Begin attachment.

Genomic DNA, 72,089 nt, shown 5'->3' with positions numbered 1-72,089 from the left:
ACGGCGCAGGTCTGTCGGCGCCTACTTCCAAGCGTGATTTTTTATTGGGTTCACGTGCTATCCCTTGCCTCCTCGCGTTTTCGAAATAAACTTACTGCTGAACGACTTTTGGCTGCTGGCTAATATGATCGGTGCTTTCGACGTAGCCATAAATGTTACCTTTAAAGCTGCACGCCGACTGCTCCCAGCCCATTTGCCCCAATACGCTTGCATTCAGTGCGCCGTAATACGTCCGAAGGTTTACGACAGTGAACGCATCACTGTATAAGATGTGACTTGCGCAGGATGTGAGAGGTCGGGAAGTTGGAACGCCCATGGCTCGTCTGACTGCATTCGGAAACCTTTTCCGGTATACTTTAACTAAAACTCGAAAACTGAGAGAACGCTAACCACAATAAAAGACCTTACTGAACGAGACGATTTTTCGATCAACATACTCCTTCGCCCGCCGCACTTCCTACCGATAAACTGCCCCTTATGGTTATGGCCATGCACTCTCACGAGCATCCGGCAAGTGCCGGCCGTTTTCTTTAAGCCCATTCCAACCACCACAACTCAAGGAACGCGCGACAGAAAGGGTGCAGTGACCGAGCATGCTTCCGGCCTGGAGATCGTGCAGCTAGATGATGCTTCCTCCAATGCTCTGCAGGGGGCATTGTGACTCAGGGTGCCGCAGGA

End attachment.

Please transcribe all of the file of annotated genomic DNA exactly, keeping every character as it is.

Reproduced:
Genomic DNA, 72,089 nt, shown 5'->3' with positions numbered 1-72,089 from the left:
ACGGCGCAGGTCTGTCGGCGCCTACTTCCAAGCGTGATTTTTTATTGGGTTCACGTGCTATCCCTTGCCTCCTCGCGTTTTCGAAATAAACTTACTGCTGAACGACTTTTGGCTGCTGGCTAATATGATCGGTGCTTTCGACGTAGCCATAAATGTTACCTTTAAAGCTGCACGCCGACTGCTCCCAGCCCATTTGCCCCAATACGCTTGCATTCAGTGCGCCGTAATACGTCCGAAGGTTTACGACAGTGAACGCATCACTGTATAAGATGTGACTTGCGCAGGATGTGAGAGGTCGGGAAGTTGGAACGCCCATGGCTCGTCTGACTGCATTCGGAAACCTTTTCCGGTATACTTTAACTAAAACTCGAAAACTGAGAGAACGCTAACCACAATAAAAGACCTTACTGAACGAGACGATTTTTCGATCAACATACTCCTTCGCCCGCCGCACTTCCTACCGATAAACTGCCCCTTATGGTTATGGCCATGCACTCTCACGAGCATCCGGCAAGTGCCGGCCGTTTTCTTTAAGCCCATTCCAACCACCACAACTCAAGGAACGCGCGACAGAAAGGGTGCAGTGACCGAGCATGCTTCCGGCCTGGAGATCGTGCAGCTAGATGATGCTTCCTCCAATGCTCTGCAGGGGGCATTGTGACTCAGGGTGCCGCAGGA